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    Private school tuition paying kids don't equal well behaved/respectful kids. I've found the opposite. The public school students I used to sub for were much better behaved. The general thought I see from kids and parents alike is that their tuition money is what keeps the school open therefore they can do whatever they want.
     
  13. Aliceacc

    Aliceacc Multitudinous

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    I really see no more correlation between tuition and behavior than between eye color and behavior.
     
  14. kidsandpups

    kidsandpups Companion

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    Nov 8, 2009

    You're lucky then. I live with what I described in my small private school.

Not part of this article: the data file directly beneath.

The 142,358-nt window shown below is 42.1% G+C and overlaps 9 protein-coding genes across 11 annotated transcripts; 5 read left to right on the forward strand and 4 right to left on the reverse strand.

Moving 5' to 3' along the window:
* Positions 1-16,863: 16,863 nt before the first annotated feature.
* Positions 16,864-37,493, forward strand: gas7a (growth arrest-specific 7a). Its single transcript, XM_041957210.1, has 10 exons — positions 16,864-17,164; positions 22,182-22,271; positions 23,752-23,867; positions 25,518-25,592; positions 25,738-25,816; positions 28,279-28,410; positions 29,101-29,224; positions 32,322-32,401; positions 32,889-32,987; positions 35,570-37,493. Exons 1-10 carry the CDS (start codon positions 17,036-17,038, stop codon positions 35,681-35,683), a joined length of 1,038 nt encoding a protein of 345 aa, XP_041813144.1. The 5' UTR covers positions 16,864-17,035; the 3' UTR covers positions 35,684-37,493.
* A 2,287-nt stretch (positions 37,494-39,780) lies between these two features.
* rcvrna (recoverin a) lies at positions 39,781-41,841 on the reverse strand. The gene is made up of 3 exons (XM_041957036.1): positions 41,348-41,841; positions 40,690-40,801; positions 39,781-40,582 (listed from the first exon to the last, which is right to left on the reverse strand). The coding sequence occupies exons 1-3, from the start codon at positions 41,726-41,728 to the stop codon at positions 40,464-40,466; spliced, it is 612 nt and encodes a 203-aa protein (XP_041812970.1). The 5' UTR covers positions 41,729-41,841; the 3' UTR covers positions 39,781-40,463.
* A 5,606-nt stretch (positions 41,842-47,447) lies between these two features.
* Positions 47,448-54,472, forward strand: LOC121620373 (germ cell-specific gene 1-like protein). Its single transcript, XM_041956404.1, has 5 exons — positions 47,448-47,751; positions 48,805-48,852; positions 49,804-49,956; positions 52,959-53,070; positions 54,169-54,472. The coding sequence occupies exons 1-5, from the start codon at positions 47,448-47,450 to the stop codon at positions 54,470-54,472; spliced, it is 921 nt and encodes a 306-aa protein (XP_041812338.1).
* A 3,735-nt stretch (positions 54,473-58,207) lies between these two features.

15. Aliceacc

    Aliceacc Multitudinous

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    Oh, I'm sure you were being truthful. It's just not what I see in the large Catholic high school in which I teach.
     
  16. Ima Teacher

    Ima Teacher Maven

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    I was a substitute before I began my teaching career. I never had an issue with respect from the students. Once I got my own classroom, things were certainly different planning & instruction wise since I was working by my own rules & plans . . . but respect was never an issue.
     
  17. Muttling

    Muttling Devotee

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    I think the difference between sub and reg ed teacher is rules/routines.

    As was mentioned above, you don't get respect...you earn it. As a sub, you have very little opportunity to earn it.

    As a regular teacher, you can establish rules and routines. Rewards and consquences. The less you do this, the more behavior problems you will have. Classroom management is a difficult skill, take the time to observe senior teachers in your building and to learn from them.